Hume, Father of Postmodernism and Anti-rationalism—Part 1
Postmodernism, according to the Public Broadcasting System, is:
A general and wide-ranging term which is applied to literature, art, philosophy, architecture, fiction, and cultural and literary criticism, among others. Postmodernism is largely a reaction to the assumed certainty of scientific, or objective, efforts to explain reality. In essence, it stems from a recognition that reality is not simply mirrored in human understanding of it, but rather, is constructed as the mind tries to understand its own particular and personal reality. For this reason, postmodernism is highly skeptical of explanations which claim to be valid for all groups, cultures, traditions, or races, and instead focuses on the relative truths of each person. In the postmodern understanding, interpretation is everything; reality only comes into being through our interpretations of what the world means to us individually. Postmodernism relies on concrete experience over abstract principles, knowing always that the outcome of one's own experience will necessarily be fallible and relative, rather than certain and universal.
Postmodernism is "post" because it is denies the existence of any ultimate principles, and it lacks the optimism of there being a scientific, philosophical, or religious truth which will explain everything for everybody - a characterisitic of the so-called "modern" mind. The paradox of the postmodern position is that, in placing all principles under the scrutiny of its skepticism, it must realize that even its own principles are not beyond questioning. As the philospher Richard Tarnas states, postmodernism "cannot on its own principles ultimately justify itself any more than can the various metaphysical overviews against which the postmodern mind has defined itself."
I chose this description of postmodernism from PBS, because it is obviously embraced by whoever wrote it. If I had presented a description of post modernism by someone critical of it, the description could easily be put down as an exaggeration or an absurdity no one could believe. For any rational objective person, what postmodernism really promotes must seem like something out of Alice in Wonderland. I also chose this description because it contains most of the concepts that have their origin in David Hume, either directly or consequently.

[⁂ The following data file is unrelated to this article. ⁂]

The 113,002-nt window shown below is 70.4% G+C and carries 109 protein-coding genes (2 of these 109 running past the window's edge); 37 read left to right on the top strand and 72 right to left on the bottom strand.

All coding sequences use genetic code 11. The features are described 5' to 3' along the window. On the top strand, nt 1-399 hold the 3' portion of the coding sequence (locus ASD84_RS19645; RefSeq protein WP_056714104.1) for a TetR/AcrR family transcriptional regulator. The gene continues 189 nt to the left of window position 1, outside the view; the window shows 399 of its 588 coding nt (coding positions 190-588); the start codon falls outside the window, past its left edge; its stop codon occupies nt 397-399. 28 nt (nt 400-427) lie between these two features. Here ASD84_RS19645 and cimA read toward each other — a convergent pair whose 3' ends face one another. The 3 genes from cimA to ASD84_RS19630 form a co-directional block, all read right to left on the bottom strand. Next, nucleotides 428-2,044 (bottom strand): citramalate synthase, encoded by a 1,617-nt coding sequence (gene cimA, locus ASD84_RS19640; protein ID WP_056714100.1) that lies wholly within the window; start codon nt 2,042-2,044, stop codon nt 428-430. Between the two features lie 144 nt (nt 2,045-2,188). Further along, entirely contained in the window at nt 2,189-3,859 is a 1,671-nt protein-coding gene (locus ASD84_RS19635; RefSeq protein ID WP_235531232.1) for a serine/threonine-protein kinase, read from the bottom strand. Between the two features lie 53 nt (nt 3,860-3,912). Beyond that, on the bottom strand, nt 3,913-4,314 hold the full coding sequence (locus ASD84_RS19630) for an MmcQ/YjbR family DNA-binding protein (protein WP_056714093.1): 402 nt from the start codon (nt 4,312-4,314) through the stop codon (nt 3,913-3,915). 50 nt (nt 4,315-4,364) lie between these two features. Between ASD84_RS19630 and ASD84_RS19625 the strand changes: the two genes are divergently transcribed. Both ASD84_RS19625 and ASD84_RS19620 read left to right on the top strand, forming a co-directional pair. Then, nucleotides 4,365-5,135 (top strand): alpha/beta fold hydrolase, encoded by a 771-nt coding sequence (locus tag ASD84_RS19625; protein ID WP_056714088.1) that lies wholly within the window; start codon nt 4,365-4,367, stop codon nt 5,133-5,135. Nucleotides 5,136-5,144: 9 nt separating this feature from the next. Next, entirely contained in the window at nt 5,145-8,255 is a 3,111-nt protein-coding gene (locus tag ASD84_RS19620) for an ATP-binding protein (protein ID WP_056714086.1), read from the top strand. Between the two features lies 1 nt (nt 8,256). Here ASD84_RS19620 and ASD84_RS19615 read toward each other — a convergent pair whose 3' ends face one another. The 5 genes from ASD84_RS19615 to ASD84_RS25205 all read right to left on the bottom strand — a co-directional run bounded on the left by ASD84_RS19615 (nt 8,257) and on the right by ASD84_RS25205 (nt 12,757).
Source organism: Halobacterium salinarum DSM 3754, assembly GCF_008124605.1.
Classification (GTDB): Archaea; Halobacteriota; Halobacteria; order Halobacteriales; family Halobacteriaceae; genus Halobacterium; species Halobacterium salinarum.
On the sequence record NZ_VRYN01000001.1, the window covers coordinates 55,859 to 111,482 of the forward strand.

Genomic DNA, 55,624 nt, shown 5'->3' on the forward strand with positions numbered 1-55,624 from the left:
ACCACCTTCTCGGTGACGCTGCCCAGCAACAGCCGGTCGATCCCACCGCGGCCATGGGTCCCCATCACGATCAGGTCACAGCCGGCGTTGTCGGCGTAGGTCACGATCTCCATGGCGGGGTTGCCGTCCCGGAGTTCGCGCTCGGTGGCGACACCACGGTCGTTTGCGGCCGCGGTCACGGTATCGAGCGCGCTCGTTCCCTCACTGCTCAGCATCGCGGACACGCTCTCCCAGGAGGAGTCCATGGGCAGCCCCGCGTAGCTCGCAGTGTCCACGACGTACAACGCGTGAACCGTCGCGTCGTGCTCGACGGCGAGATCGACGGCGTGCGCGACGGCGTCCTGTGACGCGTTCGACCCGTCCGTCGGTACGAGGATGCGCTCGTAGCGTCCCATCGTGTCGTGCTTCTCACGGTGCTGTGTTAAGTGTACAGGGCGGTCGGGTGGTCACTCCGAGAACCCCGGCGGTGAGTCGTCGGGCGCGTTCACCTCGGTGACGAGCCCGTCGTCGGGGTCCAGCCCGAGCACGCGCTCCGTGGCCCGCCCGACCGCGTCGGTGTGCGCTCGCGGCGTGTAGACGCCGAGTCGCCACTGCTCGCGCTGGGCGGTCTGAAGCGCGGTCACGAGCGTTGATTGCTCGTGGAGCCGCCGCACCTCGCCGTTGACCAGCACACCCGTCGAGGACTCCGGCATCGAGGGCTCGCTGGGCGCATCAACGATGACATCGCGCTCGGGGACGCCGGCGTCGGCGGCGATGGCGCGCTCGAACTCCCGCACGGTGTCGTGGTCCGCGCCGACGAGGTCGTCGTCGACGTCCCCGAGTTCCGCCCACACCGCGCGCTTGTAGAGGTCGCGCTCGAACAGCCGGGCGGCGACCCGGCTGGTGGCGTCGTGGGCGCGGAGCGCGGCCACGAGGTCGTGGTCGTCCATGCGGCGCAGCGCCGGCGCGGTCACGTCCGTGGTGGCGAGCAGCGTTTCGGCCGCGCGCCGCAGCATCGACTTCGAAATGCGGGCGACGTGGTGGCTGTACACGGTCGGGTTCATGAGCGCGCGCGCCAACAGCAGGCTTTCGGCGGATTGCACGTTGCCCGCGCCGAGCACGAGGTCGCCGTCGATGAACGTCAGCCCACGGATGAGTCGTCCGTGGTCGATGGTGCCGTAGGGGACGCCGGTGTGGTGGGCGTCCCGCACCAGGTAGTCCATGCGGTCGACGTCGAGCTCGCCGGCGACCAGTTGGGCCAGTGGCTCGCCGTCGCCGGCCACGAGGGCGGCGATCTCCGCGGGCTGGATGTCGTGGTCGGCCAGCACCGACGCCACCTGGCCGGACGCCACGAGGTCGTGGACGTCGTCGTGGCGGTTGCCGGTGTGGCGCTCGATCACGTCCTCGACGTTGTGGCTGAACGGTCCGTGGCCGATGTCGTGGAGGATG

The purpose of this series of articles on the anti-civilizing revolution of the West is to explain where the destructive ideas that are the basis of that revolution originated and how they have been propagated into every facet of todays culture and society. In the previous article I listed the six streams (or threads) by which those destructive ideas were transmitted and promoted as: 1. Cultural Marxism; 2. Post Modernism; 3. Psychology; 4. Sociology; 5. Education; and 6. Humanism, pointing out that all of these have their source in Hume.
The purpose of this article is simply to demonstrate that all of the corrupting, anti-intellectual, anti-Western Civilization ideas in all these streams were already in Hume. Subsequent articles will demonstrate how those ideas came to influence those responsible for developing and promoting those ideas and their effects of today's society and culture.
Except where noted, these comments are based on material from a single work of Hume, An Enquiry Concerning Human Understanding .
Hume's Anti-knowledge Anti-philosophy
The meanings of some words in 1700s, when Hume wrote them, were somewhat different from their meaning today. Philosophy, for example, had a much broader meaning in Hume's day, and included almost all major disciplines of study, which was much closer to the etymology of the word: from the Greek philosophos, lover of wisdom; that is philo-, love + sophi, knowledge. It still had that meaning in the early 1900s according to the 1913 Edition of Webster's Revised Unabridged, which included the following in its very long definition:
"... When applied to any particular department of knowledge, philosophy denotes the general laws or principles under which all the subordinate phenomena or facts relating to that subject are comprehended. Thus philosophy, when applied to God and the divine government, is called theology; when applied to material objects, it is called physics; when it treats of man, it is called anthropology and psychology, with which are connected logic and ethics; when it treats of the necessary conceptions and relations by which philosophy is possible, it is called metaphysics..."